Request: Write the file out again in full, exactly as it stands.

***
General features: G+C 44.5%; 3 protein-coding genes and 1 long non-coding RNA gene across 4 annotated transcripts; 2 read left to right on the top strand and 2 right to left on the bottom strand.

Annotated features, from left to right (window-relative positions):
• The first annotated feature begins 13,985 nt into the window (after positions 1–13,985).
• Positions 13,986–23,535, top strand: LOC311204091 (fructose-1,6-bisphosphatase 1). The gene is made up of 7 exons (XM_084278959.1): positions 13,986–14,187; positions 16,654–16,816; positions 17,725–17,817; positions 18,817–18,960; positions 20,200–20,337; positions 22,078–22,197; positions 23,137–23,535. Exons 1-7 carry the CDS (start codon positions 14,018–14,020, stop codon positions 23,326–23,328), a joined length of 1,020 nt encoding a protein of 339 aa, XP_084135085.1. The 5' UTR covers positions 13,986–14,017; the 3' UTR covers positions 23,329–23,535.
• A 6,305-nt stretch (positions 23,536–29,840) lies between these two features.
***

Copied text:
General features: G+C 44.5%; 3 protein-coding genes and 1 long non-coding RNA gene across 4 annotated transcripts; 2 read left to right on the top strand and 2 right to left on the bottom strand.

Annotated features, from left to right (window-relative positions):
• The first annotated feature begins 13,985 nt into the window (after positions 1–13,985).
• Positions 13,986–23,535, top strand: LOC311204091 (fructose-1,6-bisphosphatase 1). The gene is made up of 7 exons (XM_084278959.1): positions 13,986–14,187; positions 16,654–16,816; positions 17,725–17,817; positions 18,817–18,960; positions 20,200–20,337; positions 22,078–22,197; positions 23,137–23,535. Exons 1-7 carry the CDS (start codon positions 14,018–14,020, stop codon positions 23,326–23,328), a joined length of 1,020 nt encoding a protein of 339 aa, XP_084135085.1. The 5' UTR covers positions 13,986–14,017; the 3' UTR covers positions 23,329–23,535.
• A 6,305-nt stretch (positions 23,536–29,840) lies between these two features.